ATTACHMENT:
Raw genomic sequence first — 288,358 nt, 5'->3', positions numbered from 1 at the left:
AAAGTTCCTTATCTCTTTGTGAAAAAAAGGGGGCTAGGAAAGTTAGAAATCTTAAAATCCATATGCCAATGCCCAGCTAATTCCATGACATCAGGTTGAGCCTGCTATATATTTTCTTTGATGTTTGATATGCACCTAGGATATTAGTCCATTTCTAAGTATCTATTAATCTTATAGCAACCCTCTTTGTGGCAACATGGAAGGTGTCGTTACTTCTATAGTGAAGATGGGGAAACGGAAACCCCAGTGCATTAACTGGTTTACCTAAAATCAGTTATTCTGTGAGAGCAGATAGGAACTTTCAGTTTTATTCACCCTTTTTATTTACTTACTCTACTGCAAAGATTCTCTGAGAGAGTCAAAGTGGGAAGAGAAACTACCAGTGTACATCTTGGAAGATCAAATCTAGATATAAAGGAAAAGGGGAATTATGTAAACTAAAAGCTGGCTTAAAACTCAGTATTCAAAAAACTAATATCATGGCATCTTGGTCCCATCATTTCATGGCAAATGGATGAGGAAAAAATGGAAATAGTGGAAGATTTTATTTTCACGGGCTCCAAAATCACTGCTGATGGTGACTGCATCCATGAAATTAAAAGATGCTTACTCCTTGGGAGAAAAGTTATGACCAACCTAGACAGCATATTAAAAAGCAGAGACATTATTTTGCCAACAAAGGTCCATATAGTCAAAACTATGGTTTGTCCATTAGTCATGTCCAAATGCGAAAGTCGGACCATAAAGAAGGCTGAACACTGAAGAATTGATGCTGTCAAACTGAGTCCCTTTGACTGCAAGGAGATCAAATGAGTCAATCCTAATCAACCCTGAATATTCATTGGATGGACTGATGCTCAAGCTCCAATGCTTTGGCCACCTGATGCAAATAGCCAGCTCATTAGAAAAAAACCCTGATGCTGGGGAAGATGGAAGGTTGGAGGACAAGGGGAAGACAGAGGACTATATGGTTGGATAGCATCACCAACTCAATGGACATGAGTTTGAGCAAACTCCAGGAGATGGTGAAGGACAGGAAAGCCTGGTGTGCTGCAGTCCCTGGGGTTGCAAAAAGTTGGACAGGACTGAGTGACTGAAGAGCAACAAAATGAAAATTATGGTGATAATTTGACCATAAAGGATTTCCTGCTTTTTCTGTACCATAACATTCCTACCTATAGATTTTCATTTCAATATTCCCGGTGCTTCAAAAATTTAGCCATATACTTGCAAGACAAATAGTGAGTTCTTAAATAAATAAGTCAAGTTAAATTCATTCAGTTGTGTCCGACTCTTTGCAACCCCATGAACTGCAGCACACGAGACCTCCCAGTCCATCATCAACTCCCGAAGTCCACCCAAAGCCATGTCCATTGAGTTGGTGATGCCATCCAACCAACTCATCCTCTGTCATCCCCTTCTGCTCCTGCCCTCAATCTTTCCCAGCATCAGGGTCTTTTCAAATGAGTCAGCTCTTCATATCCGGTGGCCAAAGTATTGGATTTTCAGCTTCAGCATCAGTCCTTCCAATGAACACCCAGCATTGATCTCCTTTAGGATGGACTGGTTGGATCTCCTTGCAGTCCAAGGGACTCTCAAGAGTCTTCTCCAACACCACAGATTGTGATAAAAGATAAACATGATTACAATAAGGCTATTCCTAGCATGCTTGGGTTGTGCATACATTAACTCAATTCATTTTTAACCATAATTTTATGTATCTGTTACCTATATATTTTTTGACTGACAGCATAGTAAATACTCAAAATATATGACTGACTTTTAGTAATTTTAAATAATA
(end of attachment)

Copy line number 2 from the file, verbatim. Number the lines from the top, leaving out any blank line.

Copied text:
AAAGTTCCTTATCTCTTTGTGAAAAAAAGGGGGCTAGGAAAGTTAGAAATCTTAAAATCCATATGCCAATGCCCAGCTAATTCCATGACATCAGGTTGAGCCTGCTATATATTTTCTTTGATGTTTGATATGCACCTAGGATATTAGTCCATTTCTAAGTATCTATTAATCTTATAGCAACCCTCTTTGTGGCAACATGGAAGGTGTCGTTACTTCTATAGTGAAGATGGGGAAACGGAAACCCCAGTGCATTAACTGGTTTACCTAAAATCAGTTATTCTGTGAGAGCAGATAGGAACTTTCAGTTTTATTCACCCTTTTTATTTACTTACTCTACTGCAAAGATTCTCTGAGAGAGTCAAAGTGGGAAGAGAAACTACCAGTGTACATCTTGGAAGATCAAATCTAGATATAAAGGAAAAGGGGAATTATGTAAACTAAAAGCTGGCTTAAAACTCAGTATTCAAAAAACTAATATCATGGCATCTTGGTCCCATCATTTCATGGCAAATGGATGAGGAAAAAATGGAAATAGTGGAAGATTTTATTTTCACGGGCTCCAAAATCACTGCTGATGGTGACTGCATCCATGAAATTAAAAGATGCTTACTCCTTGGGAGAAAAGTTATGACCAACCTAGACAGCATATTAAAAAGCAGAGACATTATTTTGCCAACAAAGGTCCATATAGTCAAAACTATGGTTTGTCCATTAGTCATGTCCAAATGCGAAAGTCGGACCATAAAGAAGGCTGAACACTGAAGAATTGATGCTGTCAAACTGAGTCCCTTTGACTGCAAGGAGATCAAATGAGTCAATCCTAATCAACCCTGAATATTCATTGGATGGACTGATGCTCAAGCTCCAATGCTTTGGCCACCTGATGCAAATAGCCAGCTCATTAGAAAAAAACCCTGATGCTGGGGAAGATGGAAGGTTGGAGGACAAGGGGAAGACAGAGGACTATATGGTTGGATAGCATCACCAACTCAATGGACATGAGTTTGAGCAAACTCCAGGAGATGGTGAAGGACAGGAAAGCCTGGTGTGCTGCAGTCCCTGGGGTTGCAAAAAGTTGGACAGGACTGAGTGACTGAAGAGCAACAAAATGAAAATTATGGTGATAATTTGACCATAAAGGATTTCCTGCTTTTTCTGTACCATAACATTCCTACCTATAGATTTTCATTTCAATATTCCCGGTGCTTCAAAAATTTAGCCATATACTTGCAAGACAAATAGTGAGTTCTTAAATAAATAAGTCAAGTTAAATTCATTCAGTTGTGTCCGACTCTTTGCAACCCCATGAACTGCAGCACACGAGACCTCCCAGTCCATCATCAACTCCCGAAGTCCACCCAAAGCCATGTCCATTGAGTTGGTGATGCCATCCAACCAACTCATCCTCTGTCATCCCCTTCTGCTCCTGCCCTCAATCTTTCCCAGCATCAGGGTCTTTTCAAATGAGTCAGCTCTTCATATCCGGTGGCCAAAGTATTGGATTTTCAGCTTCAGCATCAGTCCTTCCAATGAACACCCAGCATTGATCTCCTTTAGGATGGACTGGTTGGATCTCCTTGCAGTCCAAGGGACTCTCAAGAGTCTTCTCCAACACCACAGATTGTGATAAAAGATAAACATGATTACAATAAGGCTATTCCTAGCATGCTTGGGTTGTGCATACATTAACTCAATTCATTTTTAACCATAATTTTATGTATCTGTTACCTATATATTTTTTGACTGACAGCATAGTAAATACTCAAAATATATGACTGACTTTTAGTAATTTTAAATAATA